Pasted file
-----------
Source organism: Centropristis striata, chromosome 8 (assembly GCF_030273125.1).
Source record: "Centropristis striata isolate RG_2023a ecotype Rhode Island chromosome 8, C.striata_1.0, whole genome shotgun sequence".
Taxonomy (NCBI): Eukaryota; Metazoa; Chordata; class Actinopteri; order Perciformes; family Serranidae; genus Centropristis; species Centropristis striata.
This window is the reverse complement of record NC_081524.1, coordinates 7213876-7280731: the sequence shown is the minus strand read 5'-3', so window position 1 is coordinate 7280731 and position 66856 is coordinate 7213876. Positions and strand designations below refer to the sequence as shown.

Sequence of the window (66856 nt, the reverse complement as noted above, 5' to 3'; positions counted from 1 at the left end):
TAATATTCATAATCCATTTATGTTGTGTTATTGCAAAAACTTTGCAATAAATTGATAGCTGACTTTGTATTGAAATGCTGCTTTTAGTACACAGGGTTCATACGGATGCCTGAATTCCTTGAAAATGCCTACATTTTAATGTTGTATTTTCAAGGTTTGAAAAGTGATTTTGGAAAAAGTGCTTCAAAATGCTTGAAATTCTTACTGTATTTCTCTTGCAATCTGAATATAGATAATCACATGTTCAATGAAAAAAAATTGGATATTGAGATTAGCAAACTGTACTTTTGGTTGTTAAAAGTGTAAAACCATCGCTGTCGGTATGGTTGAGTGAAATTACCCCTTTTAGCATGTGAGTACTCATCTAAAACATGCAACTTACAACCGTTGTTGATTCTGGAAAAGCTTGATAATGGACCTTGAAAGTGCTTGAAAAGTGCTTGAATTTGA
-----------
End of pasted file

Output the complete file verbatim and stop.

Source organism: Centropristis striata, chromosome 8 (assembly GCF_030273125.1).
Source record: "Centropristis striata isolate RG_2023a ecotype Rhode Island chromosome 8, C.striata_1.0, whole genome shotgun sequence".
Taxonomy (NCBI): Eukaryota; Metazoa; Chordata; class Actinopteri; order Perciformes; family Serranidae; genus Centropristis; species Centropristis striata.
This window is the reverse complement of record NC_081524.1, coordinates 7213876-7280731: the sequence shown is the minus strand read 5'-3', so window position 1 is coordinate 7280731 and position 66856 is coordinate 7213876. Positions and strand designations below refer to the sequence as shown.

Sequence of the window (66856 nt, the reverse complement as noted above, 5' to 3'; positions counted from 1 at the left end):
TAATATTCATAATCCATTTATGTTGTGTTATTGCAAAAACTTTGCAATAAATTGATAGCTGACTTTGTATTGAAATGCTGCTTTTAGTACACAGGGTTCATACGGATGCCTGAATTCCTTGAAAATGCCTACATTTTAATGTTGTATTTTCAAGGTTTGAAAAGTGATTTTGGAAAAAGTGCTTCAAAATGCTTGAAATTCTTACTGTATTTCTCTTGCAATCTGAATATAGATAATCACATGTTCAATGAAAAAAAATTGGATATTGAGATTAGCAAACTGTACTTTTGGTTGTTAAAAGTGTAAAACCATCGCTGTCGGTATGGTTGAGTGAAATTACCCCTTTTAGCATGTGAGTACTCATCTAAAACATGCAACTTACAACCGTTGTTGATTCTGGAAAAGCTTGATAATGGACCTTGAAAGTGCTTGAAAAGTGCTTGAATTTGA